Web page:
Graduate Design Studio I introduces students to the process of design through a series of exercises that asks them to engage the questions of the profession, first in isolation, then in combination, with each assignment adding new parameters or tasks to their current body of work. The language in this studio is limited to the most basic words in the design catalog, dealing in space, volume, assembly, line, rhythm, measure, depth, structure, solid, and void. The intent of this course is to assemble a functional base built from the fundamental and indispensable language of design, leaving the student to expand and further tailor this diction in future studios and courses.
Graduate Design Studio II emphasizes the design of buildings in a variety of physical settings. In Professor Crow’s studio, students drew inspiration from the myth surrounding the remains of a building known as The Temple of the Water Thief, which reportedly housed the hives of a monster’s bee colonies and gave the swamp its name, Honey Island.
Graduate Design Studio III places emphasis on architectural programming and the design of buildings incorporating technologies of materials and various architectural systems. In the course taught by Professors Erdman and Tsolakis, students designed a community library based on a site located on the corner of Perkins Road and Acadian Thruway in Baton Rouge, Louisiana.
Graduate Design Studio IV emphasizes the design of buildings incorporating technologies of environmental systems.
In Professor Doyle’s studio, “Losing Ground: Methods for Leeville, LA,” students examined the small coastal town of Leeville, Louisiana, as a surrogate for towns throughout the Gulf South. The town is not protected by the levee system and is exposed to the impacts of a changing climate, coastal land loss, and increasingly violent storm action. Rather than advocating for a traditional notion of “saving,” the studio explored the concept of absence and questioned the profession’s methods for simultaneously preserving, un-building, and designing possible futures for Leeville. Students visited and documented the site in Leeville and produced their positions on “saving” using drawings, photographs, videos, writings, and models. The process culminated in an architecture that reconsiders the tectonic occupation of the delta.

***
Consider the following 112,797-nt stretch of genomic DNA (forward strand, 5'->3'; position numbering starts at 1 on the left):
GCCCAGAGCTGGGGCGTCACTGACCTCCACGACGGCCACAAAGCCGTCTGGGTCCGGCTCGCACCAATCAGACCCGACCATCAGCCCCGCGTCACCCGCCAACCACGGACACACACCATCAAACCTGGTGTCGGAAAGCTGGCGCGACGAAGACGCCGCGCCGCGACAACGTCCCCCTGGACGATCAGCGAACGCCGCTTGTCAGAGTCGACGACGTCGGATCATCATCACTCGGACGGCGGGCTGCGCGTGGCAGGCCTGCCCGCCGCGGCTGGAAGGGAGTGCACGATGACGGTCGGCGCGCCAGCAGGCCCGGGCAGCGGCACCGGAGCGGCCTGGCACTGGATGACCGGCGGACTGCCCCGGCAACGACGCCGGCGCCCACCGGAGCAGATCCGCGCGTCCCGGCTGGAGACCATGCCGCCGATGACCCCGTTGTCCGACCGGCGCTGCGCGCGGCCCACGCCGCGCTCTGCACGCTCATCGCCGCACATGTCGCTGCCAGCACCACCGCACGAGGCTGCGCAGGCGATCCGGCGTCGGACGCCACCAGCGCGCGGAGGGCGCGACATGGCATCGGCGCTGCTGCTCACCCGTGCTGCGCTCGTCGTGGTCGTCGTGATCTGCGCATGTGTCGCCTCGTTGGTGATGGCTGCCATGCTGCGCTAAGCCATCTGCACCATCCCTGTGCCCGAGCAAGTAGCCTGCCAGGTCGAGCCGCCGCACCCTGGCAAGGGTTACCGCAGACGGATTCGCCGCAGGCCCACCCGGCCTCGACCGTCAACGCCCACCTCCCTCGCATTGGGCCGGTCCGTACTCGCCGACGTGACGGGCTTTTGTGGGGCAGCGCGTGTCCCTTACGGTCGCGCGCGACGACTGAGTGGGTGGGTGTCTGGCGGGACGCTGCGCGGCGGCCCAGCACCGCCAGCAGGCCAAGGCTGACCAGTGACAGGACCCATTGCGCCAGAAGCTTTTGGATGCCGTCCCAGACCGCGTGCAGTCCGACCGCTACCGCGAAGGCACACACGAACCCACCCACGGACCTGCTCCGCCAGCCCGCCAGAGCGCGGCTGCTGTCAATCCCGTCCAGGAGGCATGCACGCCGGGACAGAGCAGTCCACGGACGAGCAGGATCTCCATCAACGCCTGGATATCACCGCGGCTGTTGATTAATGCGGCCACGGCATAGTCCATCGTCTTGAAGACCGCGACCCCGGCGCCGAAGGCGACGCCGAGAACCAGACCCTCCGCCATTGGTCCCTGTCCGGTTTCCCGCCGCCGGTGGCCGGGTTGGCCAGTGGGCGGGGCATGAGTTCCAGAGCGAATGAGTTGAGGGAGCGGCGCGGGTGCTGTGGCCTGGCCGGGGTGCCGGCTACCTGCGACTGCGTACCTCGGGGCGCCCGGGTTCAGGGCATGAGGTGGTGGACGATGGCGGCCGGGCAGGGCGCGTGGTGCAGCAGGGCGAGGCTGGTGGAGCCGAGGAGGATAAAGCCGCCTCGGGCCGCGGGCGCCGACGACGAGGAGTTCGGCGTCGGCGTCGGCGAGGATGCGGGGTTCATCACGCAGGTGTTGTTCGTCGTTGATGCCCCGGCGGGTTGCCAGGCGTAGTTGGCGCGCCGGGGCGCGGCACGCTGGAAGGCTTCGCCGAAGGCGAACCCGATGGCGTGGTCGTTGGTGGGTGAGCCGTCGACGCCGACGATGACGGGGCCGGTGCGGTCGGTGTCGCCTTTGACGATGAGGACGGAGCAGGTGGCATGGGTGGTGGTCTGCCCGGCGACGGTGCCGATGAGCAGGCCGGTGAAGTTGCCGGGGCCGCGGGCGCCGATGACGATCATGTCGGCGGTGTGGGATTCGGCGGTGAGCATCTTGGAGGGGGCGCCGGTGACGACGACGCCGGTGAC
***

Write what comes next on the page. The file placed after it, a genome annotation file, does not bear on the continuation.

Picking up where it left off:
The LSU Coastal Sustainability Studio provided financial, planning, and institutional support for this course. Visit the course blog, methodsforleeville.wordpress.com, for more information.
Graduate Design Studio V introduces students to contextual building design in an urban setting with emphasis on site and context analysis and community planning in a collaborative working environment. Professor Zwirn’s studio focused on the issues of urban housing and repurposing older structures. The site was the World Trade Tower designed by Edward Durrell Stone in the 1970s, located at the foot of Canal Street in New Orleans. Students were asked to redesign the building without significantly changing the historically designated building envelope. The students were responsible for designing a mixed-use complex incorporating small parcels of adjacent vacant land. The final result was a hotel with luxury condominiums/rental units at the upper levels, an extension for retail development on the adjacent parcels of land, and parking for the hotel and apartment residents. Students also discussed public policies and the financial implications of such an undertaking.
Graduate Design Studio VI focuses on the comprehensive design development of a building program into a terminal project emphasizing the tectonics, mechanics, and presentation critical to the profession. Projects represent the culmination of the architecture design process, the synthesis of conceptual ideology with the very tangible mechanics and tectonics architecture. An architect’s ability to integrate and coordinate these components in the development of a project is fundamental. The semester is arranged as an escalation, an expansion step by step, where each phase informs the next, and each phase must be completed in order to continue to the next. These phases draw on the skills the students have accumulated in the past years and combined, result in architecture.